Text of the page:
• JingEEmanuelliBHirscheyMDBoucherJLeeKYLombardDVerdinEMKahnCR 2011 Sirtuin-3 (Sirt3) regulates skeletal muscle metabolism and insulin signaling via altered mitochondrial oxidation and reactive oxygen species production. PNAS 1460814613. (https://doi.org/10.1073/pnas.1111308108)

    • PubMed
    • Search Google Scholar
    • Export Citation
  • JonesHNPowellTLJanssonT 2007 Regulation of placental nutrient transport – a review. Placenta 763774. (https://doi.org/10.1016/j.placenta.2007.05.002)

    • PubMed
    • Search Google Scholar
    • Export Citation
  • JopeRSJohnsonGV 2004 The glamour and gloom of glycogen synthase kinase-3. Trends in Biochemical Sciences 95102. (https://doi.org/10.1016/j.tibs.2003.12.004)

    • PubMed
    • Search Google Scholar
    • Export Citation
  • JopeRSYuskaitisCJBeurelE 2007 Glycogen synthase kinase-3 (GSK3): inflammation, diseases, and therapeutics. Neurochemical Research 577595. (https://doi.org/10.1007/s11064-006-9128-5)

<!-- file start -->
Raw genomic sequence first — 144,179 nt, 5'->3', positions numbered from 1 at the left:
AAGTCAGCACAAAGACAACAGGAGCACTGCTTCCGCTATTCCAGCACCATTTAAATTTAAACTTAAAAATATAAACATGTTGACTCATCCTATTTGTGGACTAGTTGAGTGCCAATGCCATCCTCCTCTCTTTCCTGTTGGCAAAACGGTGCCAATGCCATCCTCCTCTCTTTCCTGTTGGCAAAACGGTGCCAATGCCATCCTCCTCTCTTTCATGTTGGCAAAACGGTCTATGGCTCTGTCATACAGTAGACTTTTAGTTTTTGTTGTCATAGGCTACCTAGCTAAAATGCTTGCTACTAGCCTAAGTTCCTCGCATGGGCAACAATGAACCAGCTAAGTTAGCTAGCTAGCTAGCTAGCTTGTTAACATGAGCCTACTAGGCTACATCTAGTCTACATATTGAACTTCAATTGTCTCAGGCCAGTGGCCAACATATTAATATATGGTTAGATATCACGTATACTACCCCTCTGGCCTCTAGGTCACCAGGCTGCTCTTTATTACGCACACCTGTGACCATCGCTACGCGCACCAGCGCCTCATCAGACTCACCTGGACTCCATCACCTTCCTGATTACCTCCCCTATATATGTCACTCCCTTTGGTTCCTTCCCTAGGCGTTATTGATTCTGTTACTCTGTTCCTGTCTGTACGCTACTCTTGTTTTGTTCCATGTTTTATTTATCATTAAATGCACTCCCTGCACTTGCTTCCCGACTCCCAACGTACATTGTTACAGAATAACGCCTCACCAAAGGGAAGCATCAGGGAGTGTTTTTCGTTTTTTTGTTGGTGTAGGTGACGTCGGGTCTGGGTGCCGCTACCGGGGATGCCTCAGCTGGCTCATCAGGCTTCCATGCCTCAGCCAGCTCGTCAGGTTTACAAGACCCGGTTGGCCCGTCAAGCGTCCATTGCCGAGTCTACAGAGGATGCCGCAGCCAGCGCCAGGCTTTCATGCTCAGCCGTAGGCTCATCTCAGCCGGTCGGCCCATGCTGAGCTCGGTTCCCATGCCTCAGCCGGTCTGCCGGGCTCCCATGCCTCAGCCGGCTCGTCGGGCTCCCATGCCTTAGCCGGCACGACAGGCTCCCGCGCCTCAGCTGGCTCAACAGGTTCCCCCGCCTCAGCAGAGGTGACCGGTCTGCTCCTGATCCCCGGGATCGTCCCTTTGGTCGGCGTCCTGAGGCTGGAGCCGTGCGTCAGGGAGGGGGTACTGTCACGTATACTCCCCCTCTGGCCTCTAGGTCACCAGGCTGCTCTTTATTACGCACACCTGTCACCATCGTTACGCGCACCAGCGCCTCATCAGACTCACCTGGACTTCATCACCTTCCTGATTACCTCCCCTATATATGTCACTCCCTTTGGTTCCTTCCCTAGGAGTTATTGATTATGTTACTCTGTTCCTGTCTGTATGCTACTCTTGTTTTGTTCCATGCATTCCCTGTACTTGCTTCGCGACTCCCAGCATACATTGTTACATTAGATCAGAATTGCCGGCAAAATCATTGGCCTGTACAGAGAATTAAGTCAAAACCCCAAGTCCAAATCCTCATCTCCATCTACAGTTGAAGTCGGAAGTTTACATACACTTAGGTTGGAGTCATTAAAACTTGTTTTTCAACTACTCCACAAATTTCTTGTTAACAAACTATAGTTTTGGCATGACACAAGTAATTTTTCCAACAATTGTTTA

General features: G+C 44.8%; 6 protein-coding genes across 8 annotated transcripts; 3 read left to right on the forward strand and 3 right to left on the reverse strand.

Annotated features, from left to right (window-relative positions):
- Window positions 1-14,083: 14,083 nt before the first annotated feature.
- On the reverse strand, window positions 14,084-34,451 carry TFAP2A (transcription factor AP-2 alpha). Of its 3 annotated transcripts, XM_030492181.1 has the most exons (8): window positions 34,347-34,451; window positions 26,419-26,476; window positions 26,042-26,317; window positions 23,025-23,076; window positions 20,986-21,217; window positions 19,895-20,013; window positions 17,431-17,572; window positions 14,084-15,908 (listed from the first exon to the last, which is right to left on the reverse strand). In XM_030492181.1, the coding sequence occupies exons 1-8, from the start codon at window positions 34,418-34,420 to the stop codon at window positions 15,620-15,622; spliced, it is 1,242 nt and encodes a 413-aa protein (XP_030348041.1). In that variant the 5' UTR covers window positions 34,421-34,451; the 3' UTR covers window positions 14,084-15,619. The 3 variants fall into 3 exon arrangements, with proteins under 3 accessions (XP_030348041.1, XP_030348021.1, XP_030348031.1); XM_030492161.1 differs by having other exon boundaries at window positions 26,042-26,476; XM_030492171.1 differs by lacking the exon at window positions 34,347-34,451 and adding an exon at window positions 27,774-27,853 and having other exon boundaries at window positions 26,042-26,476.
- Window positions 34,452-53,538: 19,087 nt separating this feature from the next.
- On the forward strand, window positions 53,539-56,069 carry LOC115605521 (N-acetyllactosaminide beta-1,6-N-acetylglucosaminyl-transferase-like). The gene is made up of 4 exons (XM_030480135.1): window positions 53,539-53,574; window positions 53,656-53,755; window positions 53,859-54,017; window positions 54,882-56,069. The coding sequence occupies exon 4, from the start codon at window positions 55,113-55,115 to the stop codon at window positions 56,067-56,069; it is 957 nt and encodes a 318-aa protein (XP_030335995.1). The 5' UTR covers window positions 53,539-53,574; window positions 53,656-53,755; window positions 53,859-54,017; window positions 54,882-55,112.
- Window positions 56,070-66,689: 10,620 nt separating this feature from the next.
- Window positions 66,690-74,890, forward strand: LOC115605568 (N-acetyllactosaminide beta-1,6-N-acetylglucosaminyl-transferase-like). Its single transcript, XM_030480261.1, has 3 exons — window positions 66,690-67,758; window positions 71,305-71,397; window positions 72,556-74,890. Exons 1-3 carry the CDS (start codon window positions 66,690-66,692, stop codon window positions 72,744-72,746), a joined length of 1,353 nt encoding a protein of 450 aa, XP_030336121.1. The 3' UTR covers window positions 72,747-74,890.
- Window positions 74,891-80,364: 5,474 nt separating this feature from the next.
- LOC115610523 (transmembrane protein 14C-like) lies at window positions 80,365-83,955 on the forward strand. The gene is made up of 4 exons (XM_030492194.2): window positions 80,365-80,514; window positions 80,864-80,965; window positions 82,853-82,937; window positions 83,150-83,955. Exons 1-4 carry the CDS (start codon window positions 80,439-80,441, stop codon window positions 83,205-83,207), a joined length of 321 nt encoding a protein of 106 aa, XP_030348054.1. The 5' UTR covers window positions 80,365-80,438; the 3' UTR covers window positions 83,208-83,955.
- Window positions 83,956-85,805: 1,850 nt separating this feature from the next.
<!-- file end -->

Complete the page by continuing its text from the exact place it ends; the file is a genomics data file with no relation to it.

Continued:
• PubMed
    • Search Google Scholar
    • Export Citation
  • KalhanSParimiP 2000 Gluconeogenesis in the fetus and neonate. Seminars in Perinatology 94106. (https://doi.org/10.1053/sp.2000.6360)

  • KanekoMNiinumaYNomuraY 2003 Activation signal of nuclear factor-kappa B in response to endoplasmic reticulum stress is transduced via IRE1 and tumor necrosis factor receptor-associated factor 2. Biological and Pharmaceutical Bulletin 931935. (https://doi.org/10.1248/bpb.26.931)

    • Search Google Scholar
    • Export Citation
  • KarlPI 1995 Insulin-like growth factor-1 stimulates amino acid uptake by the cultured human placental trophoblast. Journal of Cellular Physiology 8388. (https://doi.org/10.1002/jcp.1041650111)